Financially Helping Your Adult Children Can Be a Bad Idea
By BARRY SPARKS
It’s only natural to want to help your children financially, even when they become adults. Parents don’t want to see their adult children struggle with day-to-day expenses or long-term debt.
Nearly 3 in 4 parents with adult children say they help their grown kids with their finances, according to a study from CreditCards.com.
This arrangement, however, presents a potential danger to both the parents and the adult children.
“Boomers are generous to a fault with their children and grandchildren,” says Maddy Dychtwald, a Wall Street Journal blogger, author, and co-founder of Age Wave.
“Parents provide $500 billion in support of their adult children. That is a staggering number,” says Dychtwald.
She points out that the average boomer contributes as much to the financial support of their adult children as they do to their retirement savings.
Contrary to popular belief, it’s not just wealthy parents in the top 1% or the top 10% of wage earners who are financially assisting their adult children.
“Many middle-class parents are making sacrifices to help their adult children,” says Dychtwald. “While parents are being generous in their support of their adult children, they are short-changing their retirement savings.”
The statistics support Dychtwald.
A recent survey conducted for Northwest Mutual found 1 in 3 baby boomers have less than $25,000 in retirement savings. A survey conducted by GoBankingRates found only 23% of Americans over age 55 had saved $300,000 or more for retirement.
Helping adult children pay expenses is one of the reasons baby boomers give for not saving enough for retirement.
According to Dychtwald, 82% of parents would make major financial sacrifices, such as delaying retirement, taking money out of their retirement fund, or avoiding major purchases, to financially help their adult children. Some financial advisers say they have seen parents deplete their retirement savings to help an adult child.
Interestingly, a majority of Americans believe parents are doing too much for their young-adult children today.
Financial independence has traditionally been one of the signs of adulthood. This typically came after the child graduated from college, around age 22. Now, however, financial independence has been delayed until much later. Thirty-one percent of adult children, ages 18-34, live with their parents, according to Dychtwald.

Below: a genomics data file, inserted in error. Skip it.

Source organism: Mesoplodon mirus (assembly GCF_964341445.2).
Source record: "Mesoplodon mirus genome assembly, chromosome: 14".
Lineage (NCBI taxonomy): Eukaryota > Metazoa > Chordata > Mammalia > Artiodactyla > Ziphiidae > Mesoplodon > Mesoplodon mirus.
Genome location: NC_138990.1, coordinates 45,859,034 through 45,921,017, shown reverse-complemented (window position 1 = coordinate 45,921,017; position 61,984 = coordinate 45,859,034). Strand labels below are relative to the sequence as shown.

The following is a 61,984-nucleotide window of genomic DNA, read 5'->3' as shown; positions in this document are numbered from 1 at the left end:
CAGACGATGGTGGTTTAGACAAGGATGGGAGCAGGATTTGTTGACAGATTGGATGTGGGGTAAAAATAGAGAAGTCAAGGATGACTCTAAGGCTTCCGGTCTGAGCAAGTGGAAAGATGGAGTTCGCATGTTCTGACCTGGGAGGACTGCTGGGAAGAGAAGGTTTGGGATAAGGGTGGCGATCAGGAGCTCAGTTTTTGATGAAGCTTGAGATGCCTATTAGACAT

The financial support most parents are providing for their adult children isn’t for emergencies. It tends to be for day-to-day expenses, such as rent, cellphone bill, cable television, and utilities.
“Only 25% of the financial support is going toward paying college loans,” says Dychtwald. “Other debts parents tend to help with are those associated with credit cards, medical expenses, and car loans.”
Dychtwald believes Americans have created a generation of arrested development in regards to financial independence.
“Parents mean well, but they aren’t doing the right thing,” she stresses.
In addition to creating a financially dependent generation, parents run the risk of shortchanging themselves in retirement. Since Americans are expected to live to age 85, they will need more money in retirement than previous generations. That sets up the possibility of them having to financially depend on their adult children in their later years.
Dychtwald says one of the best gifts parents can give their children is to teach them to be financially independent and to live within their means. Sometimes, adult children don’t learn those lessons until they experience failure and the consequences of their poor decisions and habits.
Kathy McCoy, Ph.D., a marriage and family therapist, says repeatedly financially rescuing an adult child can set up a pattern of dependency and expectations.
Saying “no” to adult children isn’t easy, but parents must learn to do so.
“Learning to say ‘no’ is important,” comments Dychtwald. “And, not just about financial support.
“Finances can be an emotional issue for both sides. The goal is to have open communication to discuss the issue and make decisions together. That’s really the most important advice I can give parents and their adult children.”
Some financial experts suggest parents turn to the calculator before they open their checkbooks. They recommend parents review the adult child’s budget to find out how they are spending their money and the source of the financial problems. Maintaining a budget should be a prerequisite for receiving help.
Dychtwald recommends adult children take online classes, attend community classes, and read books on managing their finances. She says it’s a good idea if parents can attend along with their adult children.
“It sets up opportunities for talking and learning,” she says. “Ultimately, you want the need for financial assistance to be a win/win for both sides.”
Another suggestion is to involve your financial adviser. He or she can explain to adult children the financial impact of the parents’ decision to provide financial assistance. A third-party view can carry a lot of weight.
Finally, before writing a check, advisers strongly urge parents to develop a plan, agreed to by both sides. The plan should include a maximum dollar amount of support and a definite end date.
“Being financially dependent is not good for adult children or their parents,” says Dychtwald. “Both sides need to work together to turn the situation into a positive. Parents need to be able to assure they will have enough money in retirement, while adult children need to be financially independent.”